Call for Judicial Inquiry into media diversity

Senate report calls for inquiry into media diversity, ownership & regulation, to consider a single regulator across all platforms.

A Senate inquiry has recommended a judicial inquiry into media diversity, ownership and regulation.

A report tabled in the Senate recommended an inquiry with the powers of a royal commission, including to compel witnesses to give evidence.

It found the current regulatory framework not fit-for-purpose claiming significant changes are required, noting that more than a decade ago the Finkelstein Inquiry and Convergence Review found a clear need for a new approach. Yet in the decade since the Finkelstein Inquiry, no progress had been made, while further technological changes have impacted the media landscape.

The committee heard extensive evidence that the complaints processes for traditional media are insufficient and slow, both in print media (Australian Press Council) and broadcast (Australian Communication and Media Authority’s) -the latter being “slow, complex, onerous for complainants and often inconclusive.”

The committee said technological change has greatly strengthened the argument in favour a single regulator across all platforms.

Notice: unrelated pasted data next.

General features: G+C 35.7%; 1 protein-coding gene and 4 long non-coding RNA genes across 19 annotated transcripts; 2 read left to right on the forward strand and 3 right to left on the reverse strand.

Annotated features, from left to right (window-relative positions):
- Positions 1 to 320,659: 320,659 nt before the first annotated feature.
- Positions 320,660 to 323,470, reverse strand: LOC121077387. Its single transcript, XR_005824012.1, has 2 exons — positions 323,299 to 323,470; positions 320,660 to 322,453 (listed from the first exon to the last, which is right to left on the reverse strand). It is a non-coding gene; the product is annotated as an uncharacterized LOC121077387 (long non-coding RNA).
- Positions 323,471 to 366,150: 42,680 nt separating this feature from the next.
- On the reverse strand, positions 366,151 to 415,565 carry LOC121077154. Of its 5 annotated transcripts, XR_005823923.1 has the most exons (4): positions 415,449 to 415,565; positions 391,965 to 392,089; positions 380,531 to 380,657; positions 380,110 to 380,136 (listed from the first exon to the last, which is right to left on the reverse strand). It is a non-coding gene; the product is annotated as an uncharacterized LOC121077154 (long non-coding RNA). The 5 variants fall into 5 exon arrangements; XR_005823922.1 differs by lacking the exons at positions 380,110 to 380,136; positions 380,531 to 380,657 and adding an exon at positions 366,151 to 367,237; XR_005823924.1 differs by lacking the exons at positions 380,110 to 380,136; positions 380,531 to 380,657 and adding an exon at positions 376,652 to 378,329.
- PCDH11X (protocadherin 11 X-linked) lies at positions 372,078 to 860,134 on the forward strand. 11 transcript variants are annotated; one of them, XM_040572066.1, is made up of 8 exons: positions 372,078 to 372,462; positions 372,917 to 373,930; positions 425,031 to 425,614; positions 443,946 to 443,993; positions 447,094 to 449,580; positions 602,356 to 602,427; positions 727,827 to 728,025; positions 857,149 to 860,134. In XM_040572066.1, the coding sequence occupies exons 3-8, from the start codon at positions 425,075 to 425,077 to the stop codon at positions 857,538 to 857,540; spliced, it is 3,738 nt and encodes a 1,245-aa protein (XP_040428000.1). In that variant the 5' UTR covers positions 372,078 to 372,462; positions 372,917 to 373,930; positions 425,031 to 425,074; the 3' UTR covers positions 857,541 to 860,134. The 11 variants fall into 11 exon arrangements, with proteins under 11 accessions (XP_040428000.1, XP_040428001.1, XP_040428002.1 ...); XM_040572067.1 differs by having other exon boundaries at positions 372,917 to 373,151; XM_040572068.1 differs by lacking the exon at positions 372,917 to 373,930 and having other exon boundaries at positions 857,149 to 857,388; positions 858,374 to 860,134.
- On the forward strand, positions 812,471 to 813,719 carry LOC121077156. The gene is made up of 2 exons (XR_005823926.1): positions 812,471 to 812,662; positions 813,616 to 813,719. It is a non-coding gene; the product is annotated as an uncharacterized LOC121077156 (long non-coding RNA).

It recommended the ABC and SBS, be sustainably and adequately funded, while ABC’s Enhanced Newsgathering funding should be renewed in its upcoming budget.

It also recommended the Government release its final proposals for reform developed through the Media Reform Green Paper consultation process, and the establishment of an independent and permanent trust to assist emerging news ventures, especially in regional areas.

The inquiry chaired by Senator Sarah Hanson-Young gained support following Kevin Rudd’s petition for a royal commission into Murdoch media, which drew over 500,000 signatures.

But Liberal senator Andrew Bragg, who was also Deputy Chair, described the report as “a shameless political stunt which should not be taken seriously.”

“The report does not tell us why this inquiry would be necessary, or what it would achieve,” he said.

“The recommendations are aimed at one particular organisation which has a large exposure to newspapers. Assessing media concentration by looking at the ownership of newspapers in the digital age is a deeply embarrassing and totally inappropriate measurement.”

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